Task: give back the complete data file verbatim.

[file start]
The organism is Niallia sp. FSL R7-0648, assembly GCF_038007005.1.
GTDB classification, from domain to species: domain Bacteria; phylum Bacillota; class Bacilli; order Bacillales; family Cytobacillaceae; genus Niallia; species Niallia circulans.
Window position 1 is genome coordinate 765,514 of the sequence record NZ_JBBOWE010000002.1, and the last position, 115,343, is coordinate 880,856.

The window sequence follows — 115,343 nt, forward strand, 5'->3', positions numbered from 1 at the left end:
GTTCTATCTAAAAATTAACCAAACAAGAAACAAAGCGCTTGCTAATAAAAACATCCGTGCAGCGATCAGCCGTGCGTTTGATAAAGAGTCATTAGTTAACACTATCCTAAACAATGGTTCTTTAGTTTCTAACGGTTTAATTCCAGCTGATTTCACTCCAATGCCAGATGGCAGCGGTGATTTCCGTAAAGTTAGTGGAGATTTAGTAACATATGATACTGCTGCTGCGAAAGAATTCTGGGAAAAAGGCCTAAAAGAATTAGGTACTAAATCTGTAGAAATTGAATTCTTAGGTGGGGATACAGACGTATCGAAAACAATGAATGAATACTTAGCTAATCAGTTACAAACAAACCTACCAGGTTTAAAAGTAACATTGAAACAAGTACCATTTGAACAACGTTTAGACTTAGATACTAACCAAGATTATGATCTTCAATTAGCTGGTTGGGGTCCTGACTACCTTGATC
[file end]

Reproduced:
The organism is Niallia sp. FSL R7-0648, assembly GCF_038007005.1.
GTDB classification, from domain to species: domain Bacteria; phylum Bacillota; class Bacilli; order Bacillales; family Cytobacillaceae; genus Niallia; species Niallia circulans.
Window position 1 is genome coordinate 765,514 of the sequence record NZ_JBBOWE010000002.1, and the last position, 115,343, is coordinate 880,856.

The window sequence follows — 115,343 nt, forward strand, 5'->3', positions numbered from 1 at the left end:
GTTCTATCTAAAAATTAACCAAACAAGAAACAAAGCGCTTGCTAATAAAAACATCCGTGCAGCGATCAGCCGTGCGTTTGATAAAGAGTCATTAGTTAACACTATCCTAAACAATGGTTCTTTAGTTTCTAACGGTTTAATTCCAGCTGATTTCACTCCAATGCCAGATGGCAGCGGTGATTTCCGTAAAGTTAGTGGAGATTTAGTAACATATGATACTGCTGCTGCGAAAGAATTCTGGGAAAAAGGCCTAAAAGAATTAGGTACTAAATCTGTAGAAATTGAATTCTTAGGTGGGGATACAGACGTATCGAAAACAATGAATGAATACTTAGCTAATCAGTTACAAACAAACCTACCAGGTTTAAAAGTAACATTGAAACAAGTACCATTTGAACAACGTTTAGACTTAGATACTAACCAAGATTATGATCTTCAATTAGCTGGTTGGGGTCCTGACTACCTTGATC